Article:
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U.S. Senator Dianne Feinstein looked to be in line for head of Judiciary Committee, but instead she'll remain chairwoman of the Intelligence Committee.
In musical chairs, somebody doesn't get to sit down.
It was looking as though California Democrat Dianne Feinstein would move over to chair the Senate Judicary Committee. Monday's death of Hawaii Senator Daniel Inouye meant the top job at the powerful Appropriations Committee would have to be filled.
It was widely expected that Patrick Leahy of Vermont would take that job, leaving open the Judiciary chairmanship. But on Wednesday, "The Hill" confirmed Leahy is passing up the Appropriations job. (Maryland's Barbara Mikulski now seems to be in line.)
Instead, Leahy is staying on as the chair of Judiciary. Which means Feinstein doesn't get that post. But that also means she doesn't have to vacate the top job at the Senate Intelligence Committee.
Senator Feinstein issued a statement that said: “I’m very happy where I am. I will continue to serve as a senior member of the Judiciary Committee and support the leadership of Chairman Leahy, and I’m delighted to continue to chair the Intelligence Committee and provide important oversight to the 16 agencies of our intelligence community.”
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U.S. Sen. Barbara Boxer (D-CA) said Wednesday that the National Rifle Association would be a key to passing any meaningful legislation to curb gun violence.
President Obama has asked Vice President Joe Biden to head up a task force on gun violence. Democrats on Capitol Hill are proposing their own answers to the mass shooting at Newtown, Conn.
Republicans have been largely silent on the issue, but at least one California Democrat thinks that can change as soon as Friday.
There's a dark mood on Capitol Hill. The shootings at Sandy Hook Elementary, combined with the death of Hawaii’s Senator, Daniel Inouye, plus the continuing battle over the fiscal cliff has put a pall over everything.
While waiting for the President and Speaker John Boehner to come up with a deal they can vote on, Democratic members of Congress have been busy crafting and promoting legislation to address an issue they think they can affect: The continuing gun violence evidenced at Sandy Hook Elementary School.
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A grand jury is looking into whether L.A. County sheriff's deputies tried to hide an inmate from federal authorities after they discovered he was an FBI informant.
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Today is Wednesday, Dec. 19, and here is what's happening in Los Angeles:
A federal grand jury is investigating whether sheriff's deputies attempted to hide an inmate from federal authorities after they learned that the man was a FBI informant who was collecting information on corrupt deputies, according to the Los Angeles Times. "The grand jury investigation underscores the rift that developed last year between the Sheriff's Department and federal authorities after deputies discovered the FBI had cultivated an inmate informant as part of a wide-ranging inquiry into the department's jails," according to the newspaper.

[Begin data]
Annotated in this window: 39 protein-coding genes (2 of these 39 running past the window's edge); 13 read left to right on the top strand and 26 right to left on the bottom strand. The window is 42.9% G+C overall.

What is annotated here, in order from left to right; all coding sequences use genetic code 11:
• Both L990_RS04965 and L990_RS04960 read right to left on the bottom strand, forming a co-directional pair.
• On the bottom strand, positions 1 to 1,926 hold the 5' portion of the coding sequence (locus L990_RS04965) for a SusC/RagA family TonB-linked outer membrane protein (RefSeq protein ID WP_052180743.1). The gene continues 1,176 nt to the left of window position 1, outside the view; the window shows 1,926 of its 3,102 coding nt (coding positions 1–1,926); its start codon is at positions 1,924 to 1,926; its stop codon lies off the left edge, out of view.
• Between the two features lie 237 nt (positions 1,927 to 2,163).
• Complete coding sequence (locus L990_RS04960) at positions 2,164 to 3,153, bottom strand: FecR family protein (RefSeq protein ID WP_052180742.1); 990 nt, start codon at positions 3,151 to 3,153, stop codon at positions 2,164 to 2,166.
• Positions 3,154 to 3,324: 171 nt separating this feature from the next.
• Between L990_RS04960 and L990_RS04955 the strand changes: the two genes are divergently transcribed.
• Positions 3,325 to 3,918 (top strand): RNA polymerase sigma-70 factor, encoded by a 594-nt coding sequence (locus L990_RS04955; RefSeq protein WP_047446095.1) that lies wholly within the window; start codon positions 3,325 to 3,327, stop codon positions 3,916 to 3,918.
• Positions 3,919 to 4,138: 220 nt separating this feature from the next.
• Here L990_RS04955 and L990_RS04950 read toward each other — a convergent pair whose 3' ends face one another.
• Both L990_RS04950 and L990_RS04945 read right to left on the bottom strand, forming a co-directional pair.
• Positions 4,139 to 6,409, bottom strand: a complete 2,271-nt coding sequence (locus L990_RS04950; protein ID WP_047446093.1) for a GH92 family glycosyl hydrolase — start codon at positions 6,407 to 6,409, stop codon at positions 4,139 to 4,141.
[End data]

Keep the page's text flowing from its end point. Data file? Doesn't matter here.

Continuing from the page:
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U.S. Select Committee on Intelligence chairwoman Sen. Dianne Feinstein (D-CA) speaks to members of the media after a hearing on the Benghazi attack last month. (Photo by Alex Wong/Getty Images)
The death of Hawaii Senator Daniel Inouye has unlocked the seniority door at the U.S. Senate.
California Senator Dianne Feinstein could jump committee chairs, putting her in a position to influence major legislation on gun control and immigration.
Feinstein currently serves as chair of the Senate Intelligence Committee, which meets behind closed doors and only speaks formally to the news media once year. She also sits on the Judiciary Committee, chaired by Vermont Senator Patrick Leahy.
But the death of Senator Inouye means there is an opening at the top of the Senate Appropriations Committee. Senator Leahy is next in line. Leahy said he'll decide Wednesday whether he wants to move over from Judiciary to Appropriations. And next in line at Judiciary is Dianne Feinstein.
Feinstein would be poised as Judiciary chair to champion two issues close to her heart: immigration and gun control.
Eric Garcetti campaign
L.A. City Councilman and mayoral candidate Eric Garcetti is leading among Latino voters, according to a recent survey. He is also the only major candidate who can claim some Latino heritage.
A high turnout of Latino voters in 2005 helped make Antonio Villaraigosa L.A.'s first Latino mayor in modern times and then helped re-elect him in 2009.
Though none of the major mayoral candidates in the 2013 campaign has a Spanish surname, one candidate is working to remind Latino voters of their shared ethnicity – and that’s City Councilman Eric Garcetti.
Garcetti is Mexican-American on his father’s side, though some fellow Latino politicians have questioned his background. Assembly Speaker John Perez of Los Angeles told KPCC: “There isn’t a Latino candidate running for mayor that I know of.”
And L.A. City Councilman Jose Huizar said of Garcetti: “He says he’s Latino but, you know, that’s for the voters to see or the constituents to see.”
Garcetti, sitting for a recent interview in his council office, recited his paternal ancestry: “Both of my father’s parents were proudly Mexican-American, both spoke Spanish as their first language. My grandfather was born in Mexico, my grandmother’s parents were from Mexico.”